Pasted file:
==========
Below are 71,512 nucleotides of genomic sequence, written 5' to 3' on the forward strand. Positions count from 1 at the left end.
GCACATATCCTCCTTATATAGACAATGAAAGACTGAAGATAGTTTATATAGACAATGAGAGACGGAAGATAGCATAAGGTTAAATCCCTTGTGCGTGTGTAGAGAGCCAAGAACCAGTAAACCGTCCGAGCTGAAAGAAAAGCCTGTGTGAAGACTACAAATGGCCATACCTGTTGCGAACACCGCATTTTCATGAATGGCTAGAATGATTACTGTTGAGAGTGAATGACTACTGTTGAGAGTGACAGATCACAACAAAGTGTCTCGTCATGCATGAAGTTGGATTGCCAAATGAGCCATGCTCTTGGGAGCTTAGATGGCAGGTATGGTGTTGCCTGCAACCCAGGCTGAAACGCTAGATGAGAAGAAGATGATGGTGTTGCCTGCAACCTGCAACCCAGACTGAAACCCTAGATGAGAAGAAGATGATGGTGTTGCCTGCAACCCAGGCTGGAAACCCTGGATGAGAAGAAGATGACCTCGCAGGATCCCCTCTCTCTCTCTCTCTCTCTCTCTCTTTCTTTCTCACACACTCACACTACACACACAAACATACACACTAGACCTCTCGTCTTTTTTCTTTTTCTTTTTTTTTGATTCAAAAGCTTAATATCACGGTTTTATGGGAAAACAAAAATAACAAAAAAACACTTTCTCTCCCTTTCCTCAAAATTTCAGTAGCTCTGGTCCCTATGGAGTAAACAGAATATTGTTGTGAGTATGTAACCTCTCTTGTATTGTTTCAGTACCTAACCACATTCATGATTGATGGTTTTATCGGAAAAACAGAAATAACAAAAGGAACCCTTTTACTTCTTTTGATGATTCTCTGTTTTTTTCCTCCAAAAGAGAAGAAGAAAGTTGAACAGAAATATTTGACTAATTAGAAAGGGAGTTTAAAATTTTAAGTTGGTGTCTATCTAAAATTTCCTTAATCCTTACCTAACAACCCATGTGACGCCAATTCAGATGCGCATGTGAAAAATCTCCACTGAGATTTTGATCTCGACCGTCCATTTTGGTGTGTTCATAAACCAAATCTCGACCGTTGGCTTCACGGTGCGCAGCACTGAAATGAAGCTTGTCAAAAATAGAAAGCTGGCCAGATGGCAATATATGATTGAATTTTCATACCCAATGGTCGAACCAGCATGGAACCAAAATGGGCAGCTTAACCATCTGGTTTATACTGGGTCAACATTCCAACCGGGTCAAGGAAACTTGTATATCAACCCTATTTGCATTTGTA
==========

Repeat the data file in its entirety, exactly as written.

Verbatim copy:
Below are 71,512 nucleotides of genomic sequence, written 5' to 3' on the forward strand. Positions count from 1 at the left end.
GCACATATCCTCCTTATATAGACAATGAAAGACTGAAGATAGTTTATATAGACAATGAGAGACGGAAGATAGCATAAGGTTAAATCCCTTGTGCGTGTGTAGAGAGCCAAGAACCAGTAAACCGTCCGAGCTGAAAGAAAAGCCTGTGTGAAGACTACAAATGGCCATACCTGTTGCGAACACCGCATTTTCATGAATGGCTAGAATGATTACTGTTGAGAGTGAATGACTACTGTTGAGAGTGACAGATCACAACAAAGTGTCTCGTCATGCATGAAGTTGGATTGCCAAATGAGCCATGCTCTTGGGAGCTTAGATGGCAGGTATGGTGTTGCCTGCAACCCAGGCTGAAACGCTAGATGAGAAGAAGATGATGGTGTTGCCTGCAACCTGCAACCCAGACTGAAACCCTAGATGAGAAGAAGATGATGGTGTTGCCTGCAACCCAGGCTGGAAACCCTGGATGAGAAGAAGATGACCTCGCAGGATCCCCTCTCTCTCTCTCTCTCTCTCTCTCTTTCTTTCTCACACACTCACACTACACACACAAACATACACACTAGACCTCTCGTCTTTTTTCTTTTTCTTTTTTTTTGATTCAAAAGCTTAATATCACGGTTTTATGGGAAAACAAAAATAACAAAAAAACACTTTCTCTCCCTTTCCTCAAAATTTCAGTAGCTCTGGTCCCTATGGAGTAAACAGAATATTGTTGTGAGTATGTAACCTCTCTTGTATTGTTTCAGTACCTAACCACATTCATGATTGATGGTTTTATCGGAAAAACAGAAATAACAAAAGGAACCCTTTTACTTCTTTTGATGATTCTCTGTTTTTTTCCTCCAAAAGAGAAGAAGAAAGTTGAACAGAAATATTTGACTAATTAGAAAGGGAGTTTAAAATTTTAAGTTGGTGTCTATCTAAAATTTCCTTAATCCTTACCTAACAACCCATGTGACGCCAATTCAGATGCGCATGTGAAAAATCTCCACTGAGATTTTGATCTCGACCGTCCATTTTGGTGTGTTCATAAACCAAATCTCGACCGTTGGCTTCACGGTGCGCAGCACTGAAATGAAGCTTGTCAAAAATAGAAAGCTGGCCAGATGGCAATATATGATTGAATTTTCATACCCAATGGTCGAACCAGCATGGAACCAAAATGGGCAGCTTAACCATCTGGTTTATACTGGGTCAACATTCCAACCGGGTCAAGGAAACTTGTATATCAACCCTATTTGCATTTGTA